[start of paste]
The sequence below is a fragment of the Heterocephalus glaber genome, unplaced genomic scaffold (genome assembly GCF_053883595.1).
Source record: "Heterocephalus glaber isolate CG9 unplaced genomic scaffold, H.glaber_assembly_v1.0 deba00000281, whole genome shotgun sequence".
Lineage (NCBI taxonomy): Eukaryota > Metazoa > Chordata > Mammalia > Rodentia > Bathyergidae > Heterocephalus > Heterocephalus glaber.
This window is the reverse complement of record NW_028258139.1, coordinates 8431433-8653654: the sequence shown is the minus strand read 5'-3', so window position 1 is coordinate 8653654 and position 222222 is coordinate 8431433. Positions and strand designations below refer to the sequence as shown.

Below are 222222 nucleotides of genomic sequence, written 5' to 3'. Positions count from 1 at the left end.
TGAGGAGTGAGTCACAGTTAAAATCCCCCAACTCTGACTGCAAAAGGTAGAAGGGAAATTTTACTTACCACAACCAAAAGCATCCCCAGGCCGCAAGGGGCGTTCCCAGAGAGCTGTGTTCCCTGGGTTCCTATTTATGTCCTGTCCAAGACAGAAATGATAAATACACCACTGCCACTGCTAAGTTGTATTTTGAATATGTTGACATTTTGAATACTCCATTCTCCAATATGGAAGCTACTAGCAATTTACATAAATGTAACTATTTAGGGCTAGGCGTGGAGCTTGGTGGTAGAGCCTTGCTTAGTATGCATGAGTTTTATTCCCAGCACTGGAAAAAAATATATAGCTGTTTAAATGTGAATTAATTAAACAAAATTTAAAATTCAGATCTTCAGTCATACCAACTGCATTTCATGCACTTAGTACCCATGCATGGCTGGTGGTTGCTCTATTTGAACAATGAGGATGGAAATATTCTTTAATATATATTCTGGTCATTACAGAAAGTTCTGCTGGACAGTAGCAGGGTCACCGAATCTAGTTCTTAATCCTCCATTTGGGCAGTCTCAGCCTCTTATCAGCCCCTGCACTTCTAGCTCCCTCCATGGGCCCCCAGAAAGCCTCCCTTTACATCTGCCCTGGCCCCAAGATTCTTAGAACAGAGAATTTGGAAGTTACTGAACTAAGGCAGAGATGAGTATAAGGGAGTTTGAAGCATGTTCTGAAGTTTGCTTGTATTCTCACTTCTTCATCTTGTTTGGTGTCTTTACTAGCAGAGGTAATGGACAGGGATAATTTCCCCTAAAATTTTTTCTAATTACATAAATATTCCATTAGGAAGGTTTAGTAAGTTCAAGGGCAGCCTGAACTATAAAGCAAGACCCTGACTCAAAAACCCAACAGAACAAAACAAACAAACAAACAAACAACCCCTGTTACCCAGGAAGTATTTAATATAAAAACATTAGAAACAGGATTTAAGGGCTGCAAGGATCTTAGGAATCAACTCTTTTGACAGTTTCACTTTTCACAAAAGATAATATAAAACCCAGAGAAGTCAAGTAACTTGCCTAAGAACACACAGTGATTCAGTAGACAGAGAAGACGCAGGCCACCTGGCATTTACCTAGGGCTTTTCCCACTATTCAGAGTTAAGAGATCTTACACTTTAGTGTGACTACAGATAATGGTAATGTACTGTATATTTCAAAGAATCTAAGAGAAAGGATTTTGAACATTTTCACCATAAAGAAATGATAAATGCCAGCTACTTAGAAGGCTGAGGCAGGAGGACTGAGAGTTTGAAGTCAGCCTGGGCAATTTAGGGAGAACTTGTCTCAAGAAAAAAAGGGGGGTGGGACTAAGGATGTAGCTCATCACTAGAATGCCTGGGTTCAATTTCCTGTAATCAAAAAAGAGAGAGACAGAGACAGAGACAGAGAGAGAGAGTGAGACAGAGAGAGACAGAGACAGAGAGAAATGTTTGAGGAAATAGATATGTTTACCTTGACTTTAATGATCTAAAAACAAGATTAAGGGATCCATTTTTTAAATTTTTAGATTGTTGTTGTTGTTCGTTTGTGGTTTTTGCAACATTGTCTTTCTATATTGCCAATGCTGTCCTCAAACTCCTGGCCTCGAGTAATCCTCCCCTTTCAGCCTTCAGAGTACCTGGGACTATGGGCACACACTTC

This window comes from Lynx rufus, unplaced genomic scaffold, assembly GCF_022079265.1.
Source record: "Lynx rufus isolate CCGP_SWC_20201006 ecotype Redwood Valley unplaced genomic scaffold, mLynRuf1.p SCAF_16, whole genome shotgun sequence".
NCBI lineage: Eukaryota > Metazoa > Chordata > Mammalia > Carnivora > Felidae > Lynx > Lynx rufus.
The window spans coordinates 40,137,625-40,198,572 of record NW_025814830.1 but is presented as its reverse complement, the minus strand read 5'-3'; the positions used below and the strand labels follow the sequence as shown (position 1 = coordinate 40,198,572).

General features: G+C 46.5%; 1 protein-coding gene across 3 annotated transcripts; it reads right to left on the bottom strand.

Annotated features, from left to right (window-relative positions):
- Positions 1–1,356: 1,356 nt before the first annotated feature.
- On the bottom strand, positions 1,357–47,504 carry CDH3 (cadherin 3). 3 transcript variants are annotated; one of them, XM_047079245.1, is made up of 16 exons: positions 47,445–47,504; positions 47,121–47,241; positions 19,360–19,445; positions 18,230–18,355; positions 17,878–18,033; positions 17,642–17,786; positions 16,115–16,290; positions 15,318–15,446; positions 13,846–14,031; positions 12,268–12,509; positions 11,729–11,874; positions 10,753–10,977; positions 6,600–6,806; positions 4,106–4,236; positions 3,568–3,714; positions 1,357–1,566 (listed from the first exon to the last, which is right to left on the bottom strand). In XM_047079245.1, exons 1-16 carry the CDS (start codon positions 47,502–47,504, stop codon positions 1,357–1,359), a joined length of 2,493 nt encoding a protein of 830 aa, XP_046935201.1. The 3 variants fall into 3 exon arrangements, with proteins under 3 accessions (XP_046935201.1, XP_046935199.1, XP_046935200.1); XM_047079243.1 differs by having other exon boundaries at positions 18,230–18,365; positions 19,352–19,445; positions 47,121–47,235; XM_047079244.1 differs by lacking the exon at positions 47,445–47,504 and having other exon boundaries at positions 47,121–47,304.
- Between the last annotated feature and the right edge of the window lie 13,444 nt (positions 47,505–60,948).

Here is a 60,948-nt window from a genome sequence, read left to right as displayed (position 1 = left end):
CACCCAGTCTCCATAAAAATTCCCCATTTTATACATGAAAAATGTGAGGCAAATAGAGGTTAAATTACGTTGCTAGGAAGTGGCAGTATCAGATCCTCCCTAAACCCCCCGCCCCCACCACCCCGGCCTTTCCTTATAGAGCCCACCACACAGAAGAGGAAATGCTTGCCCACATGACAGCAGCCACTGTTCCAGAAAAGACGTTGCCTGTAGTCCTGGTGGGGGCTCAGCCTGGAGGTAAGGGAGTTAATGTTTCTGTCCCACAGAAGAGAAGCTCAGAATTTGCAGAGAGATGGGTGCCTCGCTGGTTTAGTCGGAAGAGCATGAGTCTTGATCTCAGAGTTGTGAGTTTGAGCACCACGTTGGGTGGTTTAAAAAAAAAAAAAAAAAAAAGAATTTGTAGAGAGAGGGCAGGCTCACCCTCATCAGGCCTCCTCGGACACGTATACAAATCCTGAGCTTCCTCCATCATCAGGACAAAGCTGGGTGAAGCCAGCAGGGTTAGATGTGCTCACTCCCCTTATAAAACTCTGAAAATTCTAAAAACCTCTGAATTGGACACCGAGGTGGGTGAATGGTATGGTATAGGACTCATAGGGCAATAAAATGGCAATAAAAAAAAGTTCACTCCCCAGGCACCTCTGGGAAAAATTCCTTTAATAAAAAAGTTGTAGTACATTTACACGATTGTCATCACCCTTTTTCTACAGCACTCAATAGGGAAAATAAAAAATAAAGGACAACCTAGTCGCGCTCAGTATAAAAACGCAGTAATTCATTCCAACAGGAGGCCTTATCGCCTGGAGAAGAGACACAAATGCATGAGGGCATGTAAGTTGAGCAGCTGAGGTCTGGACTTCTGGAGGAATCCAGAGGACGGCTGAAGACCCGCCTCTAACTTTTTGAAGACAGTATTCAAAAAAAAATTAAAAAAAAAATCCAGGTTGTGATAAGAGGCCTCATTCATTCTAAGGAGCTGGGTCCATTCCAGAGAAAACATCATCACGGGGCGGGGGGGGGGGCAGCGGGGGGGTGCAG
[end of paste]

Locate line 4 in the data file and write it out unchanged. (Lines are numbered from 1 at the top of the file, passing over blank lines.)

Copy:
This window is the reverse complement of record NW_028258139.1, coordinates 8431433-8653654: the sequence shown is the minus strand read 5'-3', so window position 1 is coordinate 8653654 and position 222222 is coordinate 8431433. Positions and strand designations below refer to the sequence as shown.